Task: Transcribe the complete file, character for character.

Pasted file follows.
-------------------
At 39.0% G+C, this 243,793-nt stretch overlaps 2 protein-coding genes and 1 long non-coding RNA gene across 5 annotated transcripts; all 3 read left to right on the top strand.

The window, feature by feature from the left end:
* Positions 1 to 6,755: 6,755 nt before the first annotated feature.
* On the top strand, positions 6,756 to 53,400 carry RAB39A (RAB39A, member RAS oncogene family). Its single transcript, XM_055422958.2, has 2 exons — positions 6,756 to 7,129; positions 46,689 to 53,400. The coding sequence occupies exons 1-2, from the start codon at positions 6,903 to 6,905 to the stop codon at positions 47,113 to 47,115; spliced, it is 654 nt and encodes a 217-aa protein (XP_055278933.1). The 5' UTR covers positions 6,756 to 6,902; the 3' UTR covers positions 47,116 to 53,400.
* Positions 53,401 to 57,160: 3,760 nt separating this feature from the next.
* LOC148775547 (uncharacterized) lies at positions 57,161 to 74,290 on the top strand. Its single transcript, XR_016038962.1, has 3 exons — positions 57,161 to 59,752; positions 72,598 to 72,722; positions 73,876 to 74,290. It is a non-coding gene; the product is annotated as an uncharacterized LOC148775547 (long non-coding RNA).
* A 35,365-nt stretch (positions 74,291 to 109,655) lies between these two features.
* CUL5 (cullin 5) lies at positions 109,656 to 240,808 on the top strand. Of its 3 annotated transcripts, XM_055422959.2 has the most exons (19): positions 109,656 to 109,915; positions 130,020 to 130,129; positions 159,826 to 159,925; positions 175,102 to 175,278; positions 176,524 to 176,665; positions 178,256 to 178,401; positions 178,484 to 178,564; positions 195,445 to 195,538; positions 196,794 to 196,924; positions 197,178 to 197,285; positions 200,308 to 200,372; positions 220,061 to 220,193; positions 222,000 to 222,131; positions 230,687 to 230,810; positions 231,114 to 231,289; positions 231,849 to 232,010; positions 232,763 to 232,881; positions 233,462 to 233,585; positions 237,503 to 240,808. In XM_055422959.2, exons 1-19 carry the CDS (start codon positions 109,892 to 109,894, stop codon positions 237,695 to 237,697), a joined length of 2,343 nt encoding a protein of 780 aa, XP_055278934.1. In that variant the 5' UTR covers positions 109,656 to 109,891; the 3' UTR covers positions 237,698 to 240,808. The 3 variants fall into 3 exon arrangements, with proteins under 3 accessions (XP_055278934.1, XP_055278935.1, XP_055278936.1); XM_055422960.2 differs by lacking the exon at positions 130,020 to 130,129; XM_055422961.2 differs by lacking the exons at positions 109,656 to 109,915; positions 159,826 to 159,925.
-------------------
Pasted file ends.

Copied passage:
At 39.0% G+C, this 243,793-nt stretch overlaps 2 protein-coding genes and 1 long non-coding RNA gene across 5 annotated transcripts; all 3 read left to right on the top strand.

The window, feature by feature from the left end:
* Positions 1 to 6,755: 6,755 nt before the first annotated feature.
* On the top strand, positions 6,756 to 53,400 carry RAB39A (RAB39A, member RAS oncogene family). Its single transcript, XM_055422958.2, has 2 exons — positions 6,756 to 7,129; positions 46,689 to 53,400. The coding sequence occupies exons 1-2, from the start codon at positions 6,903 to 6,905 to the stop codon at positions 47,113 to 47,115; spliced, it is 654 nt and encodes a 217-aa protein (XP_055278933.1). The 5' UTR covers positions 6,756 to 6,902; the 3' UTR covers positions 47,116 to 53,400.
* Positions 53,401 to 57,160: 3,760 nt separating this feature from the next.
* LOC148775547 (uncharacterized) lies at positions 57,161 to 74,290 on the top strand. Its single transcript, XR_016038962.1, has 3 exons — positions 57,161 to 59,752; positions 72,598 to 72,722; positions 73,876 to 74,290. It is a non-coding gene; the product is annotated as an uncharacterized LOC148775547 (long non-coding RNA).
* A 35,365-nt stretch (positions 74,291 to 109,655) lies between these two features.
* CUL5 (cullin 5) lies at positions 109,656 to 240,808 on the top strand. Of its 3 annotated transcripts, XM_055422959.2 has the most exons (19): positions 109,656 to 109,915; positions 130,020 to 130,129; positions 159,826 to 159,925; positions 175,102 to 175,278; positions 176,524 to 176,665; positions 178,256 to 178,401; positions 178,484 to 178,564; positions 195,445 to 195,538; positions 196,794 to 196,924; positions 197,178 to 197,285; positions 200,308 to 200,372; positions 220,061 to 220,193; positions 222,000 to 222,131; positions 230,687 to 230,810; positions 231,114 to 231,289; positions 231,849 to 232,010; positions 232,763 to 232,881; positions 233,462 to 233,585; positions 237,503 to 240,808. In XM_055422959.2, exons 1-19 carry the CDS (start codon positions 109,892 to 109,894, stop codon positions 237,695 to 237,697), a joined length of 2,343 nt encoding a protein of 780 aa, XP_055278934.1. In that variant the 5' UTR covers positions 109,656 to 109,891; the 3' UTR covers positions 237,698 to 240,808. The 3 variants fall into 3 exon arrangements, with proteins under 3 accessions (XP_055278934.1, XP_055278935.1, XP_055278936.1); XM_055422960.2 differs by lacking the exon at positions 130,020 to 130,129; XM_055422961.2 differs by lacking the exons at positions 109,656 to 109,915; positions 159,826 to 159,925.